The South African Broadcasting Corporation (SABC) is set to receive a cash injection of R2.1 billion to help stabilise the public broadcaster.
Communications and Digital Technologies Minister Stella Ndabeni-Abrahams made the announcement at a media briefing on Friday.
Ndabeni-Abrahams said of the eight preconditions set for the funding allocation by National Treasury, the public broadcaster has fully met five and partially met two, whilst one has not been met.
Based on joint assessments, Treasury and Communications have worked together to facilitate the initial tranche of the R3.2 billion allocation to be transferred to the SABC.
"R2.1 billion will be transferred to the public broadcaster on Monday, 7 October 2019. The remaining balance of R1.1 billion will be transferred once the public broadcaster fully meets the three outstanding conditions or firmly demonstrates evidence to fully comply," Ndabeni-Abrahams said.
The five preconditions that were fully met include:
Determine immediate cash requirements supported by detailed cash flow projections for the next 12 to 18 months;
Submit a list of identified initiatives for revenue enhancement and cost-cutting initiatives;
Conduct a thorough investigation into what caused the financial collapse of the SABC and why previous turnaround plans have failed to be successfully implemented;
Provide an update of how the entity is dealing with the people implicated in the investigation report; and
Develop a turnaround plan incorporating measures to prevent the reoccurrence of the identified factors. This must also take into account various reports including those of the Special Investigating Unit, Public Protector, Auditor General and Parliament.
The two preconditions that were partially met include:
Produce separate financial reporting for pubic and commercial broadcasting services; and
Identify non-core assets for disposal to assist with reducing the recapitalisation requirement from government.
The SABC has not met the condition to develop a comprehensive Private Sector Participation (PSP) strategy, clearly highlighting initiatives to be implemented and the net value to be derived from the partnerships.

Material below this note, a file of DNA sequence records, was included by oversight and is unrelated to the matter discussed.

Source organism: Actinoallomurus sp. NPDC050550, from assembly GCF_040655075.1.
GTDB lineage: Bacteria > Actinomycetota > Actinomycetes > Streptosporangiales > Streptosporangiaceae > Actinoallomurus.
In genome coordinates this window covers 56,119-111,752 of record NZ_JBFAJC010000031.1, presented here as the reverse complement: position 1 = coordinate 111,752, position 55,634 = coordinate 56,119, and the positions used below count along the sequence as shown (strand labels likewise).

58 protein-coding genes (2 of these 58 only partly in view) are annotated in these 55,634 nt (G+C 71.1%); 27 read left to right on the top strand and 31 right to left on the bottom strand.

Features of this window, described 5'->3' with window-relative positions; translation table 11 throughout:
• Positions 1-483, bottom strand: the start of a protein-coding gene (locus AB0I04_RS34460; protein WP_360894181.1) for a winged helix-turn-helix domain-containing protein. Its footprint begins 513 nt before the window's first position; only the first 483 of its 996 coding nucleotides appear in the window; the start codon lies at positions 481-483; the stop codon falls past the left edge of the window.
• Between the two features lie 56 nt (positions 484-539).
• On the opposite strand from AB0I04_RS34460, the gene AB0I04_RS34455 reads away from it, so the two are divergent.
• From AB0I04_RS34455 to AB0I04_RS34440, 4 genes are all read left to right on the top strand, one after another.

However, Ndabeni-Abrahams said that willingness to work on this condition has been expressly provided and this is welcomed by the two departments.
She said the Department of Communications has communicated the SABC funding allocation to the Auditor General to assist in addressing the going concern matter and conclusion of the 2018/19 Annual Financial Statements.
"As a result, the SABC obtained a qualified audit opinion instead of a disclaimer," Ndabeni-Abrahams said.
The Minister also noted that the SABC turnaround requires more than R3.2 billion short-term funding.
However, she said, the public broadcaster was required to submit a fit-for-purpose turnaround plan, which would respond to short, medium and long-term requirements, and the changing broadcasting landscape.
"The SABC has since submitted a board-approved Turnaround Plan which is currently being reviewed by both departments. The Department of Communications will further continue with National Treasury to source funding through the normal Medium-term Expenditure Framework processes," the Minister said.
Procuring compelling content
SABC Chairperson Bonginkosi Makhathini thanked National Treasury for the funding, saying the money will encourage and assist the broadcaster in procuring compelling content, which is mostly needed.
Makhathini emphasised that they are not going to take the whole amount and settle debts.
"A portion of the money will pay off the debts, and certain money will go and take care of the other priorities, including procuring compelling content, which is important for us to attract advertising revenue, [and] a certain portion of the money needs to take care of maintenance of our infrastructure," Makhathini explained.